- I suspect one particular line in this story will make it seem horribly dated eventually: Cassandra realising she is a “chav”. The word was very fresh at the time and being bandied about everywhere, but it was not long before people started to realise what the word was actually doing within society. In 2011 Chavs: the Demonization of the Working Class by Owen Jones was published, received a lot of press attention, and started to make people think. If nothing else this word will date the story, but when enough time has passed will future releases of this episode have the line edited out? I wouldn’t rule it out. RP
The view from across the pond:
It’s been years since my first viewing of New Earth.
Back in the 90’s, I viewed a show called Babylon 5. 90 of the 110 episodes were written by one man. It made me realize with crystal clarity that the writing was everything. It could mean the difference between cult classic and epic failure! Epic failure for Doctor Who could lead us back into the wilderness where there is no new Who to be found anywhere. So it’s important that we get the writing right. Special effects are a perk; they are nice, but not a necessity. New Who has the effects down pretty well, but writing can be hit or miss. We get some epic wins and some epic flops. In either case, the actors have to convey what’s written but if the story isn’t there, even the best actors can’t make the masterpiece they might want.
Russell T. Davies had written New Earth and I can’t help but question what he was thinking! In retrospect, we can look at RTDs body of work on Doctor Who and realize he did emotion extremely well. But there could be too many plot holes or silliness that took too much of a toll on the episode. Doctor Who should be fun, without being dopey and sometimes, like farting aliens and burping garbage cans, we get the latter at the expense of the former.
Let’s look at the issues!
- The Doctor receives a call via his psychic paper but stops for a picnic first. It doesn’t seem sensible. It was done more for the visuals than the internal logic of the episode.
- Cassandra’s spiders wandering the fields that happen to be the same where the Doctor landed.
- The episode throws a cable driven elevator our way as well as a reel-to-reel video player. (My gut says five billion years from now, we won’t be needing those technologies.)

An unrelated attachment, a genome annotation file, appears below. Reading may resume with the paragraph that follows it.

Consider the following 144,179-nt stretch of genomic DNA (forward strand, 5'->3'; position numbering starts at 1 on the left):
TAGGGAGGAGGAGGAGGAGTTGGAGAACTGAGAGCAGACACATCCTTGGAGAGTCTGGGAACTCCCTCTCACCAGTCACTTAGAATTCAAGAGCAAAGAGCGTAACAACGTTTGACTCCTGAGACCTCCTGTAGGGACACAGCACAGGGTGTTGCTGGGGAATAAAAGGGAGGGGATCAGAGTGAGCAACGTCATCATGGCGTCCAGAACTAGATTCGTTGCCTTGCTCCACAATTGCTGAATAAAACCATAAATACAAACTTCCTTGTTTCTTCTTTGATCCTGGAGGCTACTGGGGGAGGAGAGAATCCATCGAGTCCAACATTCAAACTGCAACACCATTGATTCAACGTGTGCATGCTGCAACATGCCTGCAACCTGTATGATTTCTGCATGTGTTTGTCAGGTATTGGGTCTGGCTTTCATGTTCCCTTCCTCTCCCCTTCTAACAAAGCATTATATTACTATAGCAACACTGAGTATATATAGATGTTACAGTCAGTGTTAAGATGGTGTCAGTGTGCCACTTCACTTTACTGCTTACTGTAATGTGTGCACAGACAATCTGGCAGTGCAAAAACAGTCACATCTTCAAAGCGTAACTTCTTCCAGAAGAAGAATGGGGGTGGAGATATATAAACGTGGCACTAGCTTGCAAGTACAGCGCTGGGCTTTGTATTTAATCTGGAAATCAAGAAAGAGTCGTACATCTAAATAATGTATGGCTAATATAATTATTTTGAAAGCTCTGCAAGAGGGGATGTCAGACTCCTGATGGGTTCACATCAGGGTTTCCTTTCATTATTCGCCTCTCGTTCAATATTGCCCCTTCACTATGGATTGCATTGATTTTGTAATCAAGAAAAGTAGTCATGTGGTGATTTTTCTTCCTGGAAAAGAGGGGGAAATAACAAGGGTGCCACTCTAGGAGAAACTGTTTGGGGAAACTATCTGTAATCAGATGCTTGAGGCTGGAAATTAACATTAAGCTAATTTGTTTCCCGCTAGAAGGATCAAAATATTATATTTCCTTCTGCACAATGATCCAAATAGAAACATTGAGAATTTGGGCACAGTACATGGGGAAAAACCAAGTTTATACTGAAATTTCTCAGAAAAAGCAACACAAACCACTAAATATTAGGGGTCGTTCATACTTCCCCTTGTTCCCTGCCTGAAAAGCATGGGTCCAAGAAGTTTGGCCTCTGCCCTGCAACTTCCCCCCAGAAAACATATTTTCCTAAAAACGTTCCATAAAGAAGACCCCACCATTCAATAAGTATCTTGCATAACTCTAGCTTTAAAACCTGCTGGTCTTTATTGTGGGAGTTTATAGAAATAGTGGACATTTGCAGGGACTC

- Cassandra died at the conclusion of “The End of the World”. Even if one could save her, who would do it? Her body exploded and the 2 “moisturizers” on the station, even if they are allowed to leave, would not have collected her … bits. Yet someone brought her back to life. Why? As a writer, there needs to be internal logic for the show.
- Who created Chip, a creature that was created like Frankenstein’s monster? Remember, Cassandra has no hands! And why do they (Chip and cass) live in what appears to be a disused area in a hospital.
- Chip also knows about cell phones and dialects. Shouldn’t Cassandra know that and Frankenstein’s cousin be the one asking about it?
- The psychograft needs to capture Rose to be able to move Cassandra between bodies. But only the first time. Then she can be blown like a kiss from person to person. How does that make any sense? (Yes, it makes for some funny scenes, but the humor needs to work with the story, not independent of it.)
- And when the Doctor hides inside one of the containment pods, wouldn’t that be so riddled with contagious material that even his biology might suffer?
- Lastly, Father’s Day depicted how dangerous it was going back and changing the past yet the Doctor has no problem going back in time with Cassandra? She was the villain; he hardly did it for a friend! How does he know she won’t try to take over her old body? How does he know this isn’t what caused her to spiral out of control to begin with?
Now, the episode isn’t without some redemption. There are some great visuals like the shadows of cars flying cast on the Doctor and Rose! There is some truly great music and some marvelous lines. I love a bit of foreshadowing too: “He will only talk to a wanderer, the man without a home, the lonely god”. Another of RTD’s long games!
If there was one line that really nailed both the character and the show in general it was “Life wins out”. It’s a reminder of the Doctor’s old adage: “While there’s life, there’s hope.” Even in the face of Death the Doctor has always found the good. In Genesis of the Daleks Baker says “out of all their evil must come something good”. It is reflected when The Doctor takes Cassandra back to find her own redemption (albeit in another body).
Remember the old adage: what doesn’t add to the story, takes away from it. There was too much here that did not add to the story. It doesn’t have to be new all the time, but if it retreads old ground, the writing has to be near perfect and this story was not! Nor was it all that new. In fact, there was very little new about New Earth. ML